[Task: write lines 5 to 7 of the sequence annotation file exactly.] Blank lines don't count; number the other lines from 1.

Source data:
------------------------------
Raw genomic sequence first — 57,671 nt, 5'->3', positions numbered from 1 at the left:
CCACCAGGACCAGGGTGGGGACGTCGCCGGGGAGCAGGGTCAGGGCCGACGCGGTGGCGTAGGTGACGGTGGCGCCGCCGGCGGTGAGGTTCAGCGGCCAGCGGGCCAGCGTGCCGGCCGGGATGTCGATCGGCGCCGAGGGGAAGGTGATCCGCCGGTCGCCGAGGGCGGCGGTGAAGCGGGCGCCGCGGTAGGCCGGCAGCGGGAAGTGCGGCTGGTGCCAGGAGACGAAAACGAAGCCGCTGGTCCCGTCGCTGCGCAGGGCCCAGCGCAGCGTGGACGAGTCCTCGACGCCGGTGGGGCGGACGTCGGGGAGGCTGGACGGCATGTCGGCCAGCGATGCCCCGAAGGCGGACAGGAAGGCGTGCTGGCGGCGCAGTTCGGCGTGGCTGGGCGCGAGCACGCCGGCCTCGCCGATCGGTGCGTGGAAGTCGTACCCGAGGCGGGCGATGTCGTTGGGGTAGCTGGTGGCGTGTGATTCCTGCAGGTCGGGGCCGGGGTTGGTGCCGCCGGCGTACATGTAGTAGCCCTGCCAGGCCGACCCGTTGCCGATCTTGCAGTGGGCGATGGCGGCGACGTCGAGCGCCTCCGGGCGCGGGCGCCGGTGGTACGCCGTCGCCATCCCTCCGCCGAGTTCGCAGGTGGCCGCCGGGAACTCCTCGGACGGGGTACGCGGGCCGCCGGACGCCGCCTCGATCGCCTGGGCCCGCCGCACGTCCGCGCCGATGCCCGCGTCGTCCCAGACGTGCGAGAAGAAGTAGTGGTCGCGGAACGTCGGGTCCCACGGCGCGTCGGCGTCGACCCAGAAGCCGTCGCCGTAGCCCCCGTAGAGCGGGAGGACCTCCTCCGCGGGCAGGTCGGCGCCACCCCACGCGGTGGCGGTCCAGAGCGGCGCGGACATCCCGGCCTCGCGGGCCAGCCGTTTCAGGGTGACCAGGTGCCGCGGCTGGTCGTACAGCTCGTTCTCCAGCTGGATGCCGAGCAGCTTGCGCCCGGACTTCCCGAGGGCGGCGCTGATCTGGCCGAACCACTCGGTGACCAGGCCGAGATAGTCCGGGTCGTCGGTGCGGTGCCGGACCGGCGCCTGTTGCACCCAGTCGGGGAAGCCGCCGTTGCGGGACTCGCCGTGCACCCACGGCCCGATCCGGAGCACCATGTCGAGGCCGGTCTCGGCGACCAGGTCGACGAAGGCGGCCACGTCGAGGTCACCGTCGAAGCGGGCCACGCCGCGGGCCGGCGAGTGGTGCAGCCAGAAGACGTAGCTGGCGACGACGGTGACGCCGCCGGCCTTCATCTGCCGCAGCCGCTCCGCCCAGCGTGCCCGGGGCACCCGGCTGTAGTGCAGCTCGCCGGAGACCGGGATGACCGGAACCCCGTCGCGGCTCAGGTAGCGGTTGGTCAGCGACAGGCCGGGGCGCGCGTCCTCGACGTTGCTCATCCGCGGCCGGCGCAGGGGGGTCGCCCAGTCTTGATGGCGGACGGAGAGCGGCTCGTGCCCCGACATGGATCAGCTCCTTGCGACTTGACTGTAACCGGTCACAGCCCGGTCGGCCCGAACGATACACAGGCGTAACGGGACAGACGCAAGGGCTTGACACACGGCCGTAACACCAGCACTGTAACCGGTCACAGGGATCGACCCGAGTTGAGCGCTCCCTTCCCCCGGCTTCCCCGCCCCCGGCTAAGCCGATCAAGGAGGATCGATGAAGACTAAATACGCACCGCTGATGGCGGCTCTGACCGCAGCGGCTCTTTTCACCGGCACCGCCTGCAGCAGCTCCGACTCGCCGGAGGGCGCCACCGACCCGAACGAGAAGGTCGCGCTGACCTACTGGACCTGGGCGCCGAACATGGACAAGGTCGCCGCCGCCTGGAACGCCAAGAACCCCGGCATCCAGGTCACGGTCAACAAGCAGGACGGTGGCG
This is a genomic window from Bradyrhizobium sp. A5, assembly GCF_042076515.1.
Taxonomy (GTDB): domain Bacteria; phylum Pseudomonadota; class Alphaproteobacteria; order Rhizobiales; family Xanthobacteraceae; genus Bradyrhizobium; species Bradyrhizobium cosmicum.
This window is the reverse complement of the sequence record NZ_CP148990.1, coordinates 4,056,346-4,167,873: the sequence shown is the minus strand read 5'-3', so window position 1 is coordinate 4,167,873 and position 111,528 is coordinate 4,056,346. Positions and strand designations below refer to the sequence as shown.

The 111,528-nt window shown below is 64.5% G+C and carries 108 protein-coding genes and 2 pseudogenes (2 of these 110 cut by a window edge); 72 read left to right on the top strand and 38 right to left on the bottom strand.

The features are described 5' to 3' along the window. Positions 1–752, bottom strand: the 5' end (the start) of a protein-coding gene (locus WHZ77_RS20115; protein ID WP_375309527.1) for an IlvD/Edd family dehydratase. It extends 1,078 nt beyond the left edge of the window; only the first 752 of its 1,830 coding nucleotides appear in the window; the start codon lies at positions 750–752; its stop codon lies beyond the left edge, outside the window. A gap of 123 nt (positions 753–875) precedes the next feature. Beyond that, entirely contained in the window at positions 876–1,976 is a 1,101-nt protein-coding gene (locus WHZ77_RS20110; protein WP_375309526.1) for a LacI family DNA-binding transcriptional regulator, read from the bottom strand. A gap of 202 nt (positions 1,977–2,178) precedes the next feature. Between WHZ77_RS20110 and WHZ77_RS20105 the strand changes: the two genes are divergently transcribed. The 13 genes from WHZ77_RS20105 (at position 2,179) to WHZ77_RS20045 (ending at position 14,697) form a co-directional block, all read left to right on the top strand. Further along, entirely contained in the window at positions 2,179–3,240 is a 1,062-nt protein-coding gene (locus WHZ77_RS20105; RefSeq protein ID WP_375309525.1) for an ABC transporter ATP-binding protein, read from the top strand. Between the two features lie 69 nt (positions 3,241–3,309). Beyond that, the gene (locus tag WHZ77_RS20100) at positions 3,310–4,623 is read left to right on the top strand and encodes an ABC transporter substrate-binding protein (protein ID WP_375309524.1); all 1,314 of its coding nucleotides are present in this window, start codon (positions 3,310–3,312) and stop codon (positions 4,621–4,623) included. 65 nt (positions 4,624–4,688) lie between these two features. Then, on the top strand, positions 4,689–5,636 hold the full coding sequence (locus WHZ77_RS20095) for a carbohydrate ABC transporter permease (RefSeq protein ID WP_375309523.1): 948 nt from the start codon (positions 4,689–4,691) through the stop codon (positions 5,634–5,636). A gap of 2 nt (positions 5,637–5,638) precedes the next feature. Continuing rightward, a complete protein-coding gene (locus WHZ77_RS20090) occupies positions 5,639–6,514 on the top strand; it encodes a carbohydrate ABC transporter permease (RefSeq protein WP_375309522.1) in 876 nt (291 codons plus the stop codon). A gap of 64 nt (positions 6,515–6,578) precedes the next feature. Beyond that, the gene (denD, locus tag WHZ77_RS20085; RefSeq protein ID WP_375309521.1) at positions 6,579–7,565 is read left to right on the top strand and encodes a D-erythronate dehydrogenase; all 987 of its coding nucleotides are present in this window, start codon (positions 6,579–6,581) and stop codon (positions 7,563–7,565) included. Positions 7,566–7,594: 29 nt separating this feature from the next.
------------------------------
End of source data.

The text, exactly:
This window is the reverse complement of the sequence record NZ_CP148990.1, coordinates 4,056,346-4,167,873: the sequence shown is the minus strand read 5'-3', so window position 1 is coordinate 4,167,873 and position 111,528 is coordinate 4,056,346. Positions and strand designations below refer to the sequence as shown.

The 111,528-nt window shown below is 64.5% G+C and carries 108 protein-coding genes and 2 pseudogenes (2 of these 110 cut by a window edge); 72 read left to right on the top strand and 38 right to left on the bottom strand.

The features are described 5' to 3' along the window. Positions 1–752, bottom strand: the 5' end (the start) of a protein-coding gene (locus WHZ77_RS20115; protein ID WP_375309527.1) for an IlvD/Edd family dehydratase. It extends 1,078 nt beyond the left edge of the window; only the first 752 of its 1,830 coding nucleotides appear in the window; the start codon lies at positions 750–752; its stop codon lies beyond the left edge, outside the window. A gap of 123 nt (positions 753–875) precedes the next feature. Beyond that, entirely contained in the window at positions 876–1,976 is a 1,101-nt protein-coding gene (locus WHZ77_RS20110; protein WP_375309526.1) for a LacI family DNA-binding transcriptional regulator, read from the bottom strand. A gap of 202 nt (positions 1,977–2,178) precedes the next feature. Between WHZ77_RS20110 and WHZ77_RS20105 the strand changes: the two genes are divergently transcribed. The 13 genes from WHZ77_RS20105 (at position 2,179) to WHZ77_RS20045 (ending at position 14,697) form a co-directional block, all read left to right on the top strand. Further along, entirely contained in the window at positions 2,179–3,240 is a 1,062-nt protein-coding gene (locus WHZ77_RS20105; RefSeq protein ID WP_375309525.1) for an ABC transporter ATP-binding protein, read from the top strand. Between the two features lie 69 nt (positions 3,241–3,309). Beyond that, the gene (locus tag WHZ77_RS20100) at positions 3,310–4,623 is read left to right on the top strand and encodes an ABC transporter substrate-binding protein (protein ID WP_375309524.1); all 1,314 of its coding nucleotides are present in this window, start codon (positions 3,310–3,312) and stop codon (positions 4,621–4,623) included. 65 nt (positions 4,624–4,688) lie between these two features. Then, on the top strand, positions 4,689–5,636 hold the full coding sequence (locus WHZ77_RS20095) for a carbohydrate ABC transporter permease (RefSeq protein ID WP_375309523.1): 948 nt from the start codon (positions 4,689–4,691) through the stop codon (positions 5,634–5,636). A gap of 2 nt (positions 5,637–5,638) precedes the next feature. Continuing rightward, a complete protein-coding gene (locus WHZ77_RS20090) occupies positions 5,639–6,514 on the top strand; it encodes a carbohydrate ABC transporter permease (RefSeq protein WP_375309522.1) in 876 nt (291 codons plus the stop codon). A gap of 64 nt (positions 6,515–6,578) precedes the next feature. Beyond that, the gene (denD, locus tag WHZ77_RS20085; RefSeq protein ID WP_375309521.1) at positions 6,579–7,565 is read left to right on the top strand and encodes a D-erythronate dehydrogenase; all 987 of its coding nucleotides are present in this window, start codon (positions 6,579–6,581) and stop codon (positions 7,563–7,565) included. Positions 7,566–7,594: 29 nt separating this feature from the next.